## Online Course Discussion Forum

### MC II-A Number Theory Problem 7.6

x = b1c1m2m3 + b2c2m1m3 + b3c3m1m2.

This is the formula for three equations. Does the same thing work for 4 equations? What about 5? Or 6?

Good question!

Yes, this same formula extends to prove the result for any number of equations. With N equations there are N terms added up. Each term follows the same pattern with a general $b_i$, $c_i$, and product of all the other mods. I think the general formula makes this more confusing than they actually are, but hopefully the idea makes sense.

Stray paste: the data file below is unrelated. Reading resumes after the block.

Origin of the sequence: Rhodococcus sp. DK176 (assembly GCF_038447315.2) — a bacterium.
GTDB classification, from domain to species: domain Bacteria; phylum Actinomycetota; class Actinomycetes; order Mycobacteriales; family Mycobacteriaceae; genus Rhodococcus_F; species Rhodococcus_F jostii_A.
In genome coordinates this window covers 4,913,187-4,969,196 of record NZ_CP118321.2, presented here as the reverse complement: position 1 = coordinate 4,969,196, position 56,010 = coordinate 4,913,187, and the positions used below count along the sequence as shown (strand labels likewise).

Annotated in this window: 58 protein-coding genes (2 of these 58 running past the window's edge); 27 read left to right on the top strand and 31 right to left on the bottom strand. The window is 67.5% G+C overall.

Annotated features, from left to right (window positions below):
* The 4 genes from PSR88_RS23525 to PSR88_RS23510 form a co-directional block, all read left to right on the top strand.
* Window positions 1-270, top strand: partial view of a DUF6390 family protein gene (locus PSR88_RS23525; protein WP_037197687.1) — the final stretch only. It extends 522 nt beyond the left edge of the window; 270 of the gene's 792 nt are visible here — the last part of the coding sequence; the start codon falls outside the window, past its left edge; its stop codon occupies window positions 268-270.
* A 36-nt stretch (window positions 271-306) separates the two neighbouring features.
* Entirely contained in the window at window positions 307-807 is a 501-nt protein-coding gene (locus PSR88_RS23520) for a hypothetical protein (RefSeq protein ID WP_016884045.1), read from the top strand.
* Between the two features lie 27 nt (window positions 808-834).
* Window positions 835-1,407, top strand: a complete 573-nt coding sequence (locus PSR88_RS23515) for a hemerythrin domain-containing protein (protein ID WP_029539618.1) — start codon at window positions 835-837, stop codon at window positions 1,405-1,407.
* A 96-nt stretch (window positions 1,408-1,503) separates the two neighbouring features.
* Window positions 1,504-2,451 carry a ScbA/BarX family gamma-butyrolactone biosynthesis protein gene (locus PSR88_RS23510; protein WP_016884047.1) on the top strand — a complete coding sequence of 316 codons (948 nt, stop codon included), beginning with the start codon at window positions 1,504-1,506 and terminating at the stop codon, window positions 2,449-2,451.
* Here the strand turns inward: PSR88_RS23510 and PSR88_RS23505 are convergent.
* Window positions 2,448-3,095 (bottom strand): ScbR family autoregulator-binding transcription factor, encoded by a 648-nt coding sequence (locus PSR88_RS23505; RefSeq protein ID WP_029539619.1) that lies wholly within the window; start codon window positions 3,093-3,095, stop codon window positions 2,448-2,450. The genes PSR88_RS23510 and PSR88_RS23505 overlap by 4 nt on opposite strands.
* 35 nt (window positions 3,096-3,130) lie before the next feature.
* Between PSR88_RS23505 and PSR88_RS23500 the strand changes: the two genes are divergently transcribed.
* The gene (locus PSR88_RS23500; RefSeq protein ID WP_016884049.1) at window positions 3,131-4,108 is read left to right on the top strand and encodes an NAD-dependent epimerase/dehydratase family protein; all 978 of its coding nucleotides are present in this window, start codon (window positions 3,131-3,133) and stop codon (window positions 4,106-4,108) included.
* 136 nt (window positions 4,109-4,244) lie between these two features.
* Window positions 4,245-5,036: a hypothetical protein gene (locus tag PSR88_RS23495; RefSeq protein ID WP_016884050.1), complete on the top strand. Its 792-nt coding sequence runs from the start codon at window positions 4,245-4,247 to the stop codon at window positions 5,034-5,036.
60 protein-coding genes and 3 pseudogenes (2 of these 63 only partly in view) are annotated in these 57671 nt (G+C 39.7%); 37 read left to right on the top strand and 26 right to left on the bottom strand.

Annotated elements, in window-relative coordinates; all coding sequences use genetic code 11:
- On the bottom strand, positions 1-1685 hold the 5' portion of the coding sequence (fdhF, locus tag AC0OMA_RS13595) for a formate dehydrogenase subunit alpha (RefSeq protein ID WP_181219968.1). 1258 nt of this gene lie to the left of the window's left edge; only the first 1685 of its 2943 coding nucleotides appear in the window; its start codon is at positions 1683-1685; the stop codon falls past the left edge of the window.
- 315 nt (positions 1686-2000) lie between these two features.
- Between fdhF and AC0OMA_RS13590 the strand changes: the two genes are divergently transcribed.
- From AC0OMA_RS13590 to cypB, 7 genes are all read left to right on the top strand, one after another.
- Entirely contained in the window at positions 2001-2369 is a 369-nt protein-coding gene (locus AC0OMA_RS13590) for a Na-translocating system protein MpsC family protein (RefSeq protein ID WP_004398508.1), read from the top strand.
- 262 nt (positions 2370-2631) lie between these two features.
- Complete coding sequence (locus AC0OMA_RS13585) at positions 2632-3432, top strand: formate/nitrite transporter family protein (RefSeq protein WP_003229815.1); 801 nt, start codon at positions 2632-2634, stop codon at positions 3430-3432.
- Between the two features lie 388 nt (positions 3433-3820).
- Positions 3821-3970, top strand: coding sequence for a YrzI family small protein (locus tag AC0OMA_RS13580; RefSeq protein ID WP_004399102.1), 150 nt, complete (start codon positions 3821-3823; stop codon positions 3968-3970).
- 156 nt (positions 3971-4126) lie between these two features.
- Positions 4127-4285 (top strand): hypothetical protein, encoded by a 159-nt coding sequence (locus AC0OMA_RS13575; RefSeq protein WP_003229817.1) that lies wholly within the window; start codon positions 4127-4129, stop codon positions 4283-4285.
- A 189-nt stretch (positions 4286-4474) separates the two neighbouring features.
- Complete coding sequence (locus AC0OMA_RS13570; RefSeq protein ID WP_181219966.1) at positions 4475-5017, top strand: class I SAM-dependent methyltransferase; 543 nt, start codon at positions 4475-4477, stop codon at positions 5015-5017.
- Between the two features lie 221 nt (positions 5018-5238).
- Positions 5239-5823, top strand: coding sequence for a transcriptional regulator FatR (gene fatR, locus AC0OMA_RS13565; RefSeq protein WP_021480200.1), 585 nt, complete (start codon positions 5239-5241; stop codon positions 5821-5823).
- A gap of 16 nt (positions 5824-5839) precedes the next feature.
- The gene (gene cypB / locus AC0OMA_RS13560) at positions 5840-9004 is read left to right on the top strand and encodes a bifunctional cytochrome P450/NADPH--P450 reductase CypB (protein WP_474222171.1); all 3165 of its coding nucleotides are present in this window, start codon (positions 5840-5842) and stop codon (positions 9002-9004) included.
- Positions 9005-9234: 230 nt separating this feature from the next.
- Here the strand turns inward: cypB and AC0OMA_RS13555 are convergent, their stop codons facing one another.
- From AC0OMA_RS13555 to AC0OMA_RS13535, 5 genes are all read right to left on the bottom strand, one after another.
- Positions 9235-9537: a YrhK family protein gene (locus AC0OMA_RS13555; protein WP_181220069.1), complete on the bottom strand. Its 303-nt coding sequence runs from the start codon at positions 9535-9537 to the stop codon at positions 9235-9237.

Also, to be clear, other than understanding the proof, you do NOT want to use this formula for solving these systems (unless you're writing a computer program or something). It is much easier to solve them directly/recursively looking at two equations at a time.

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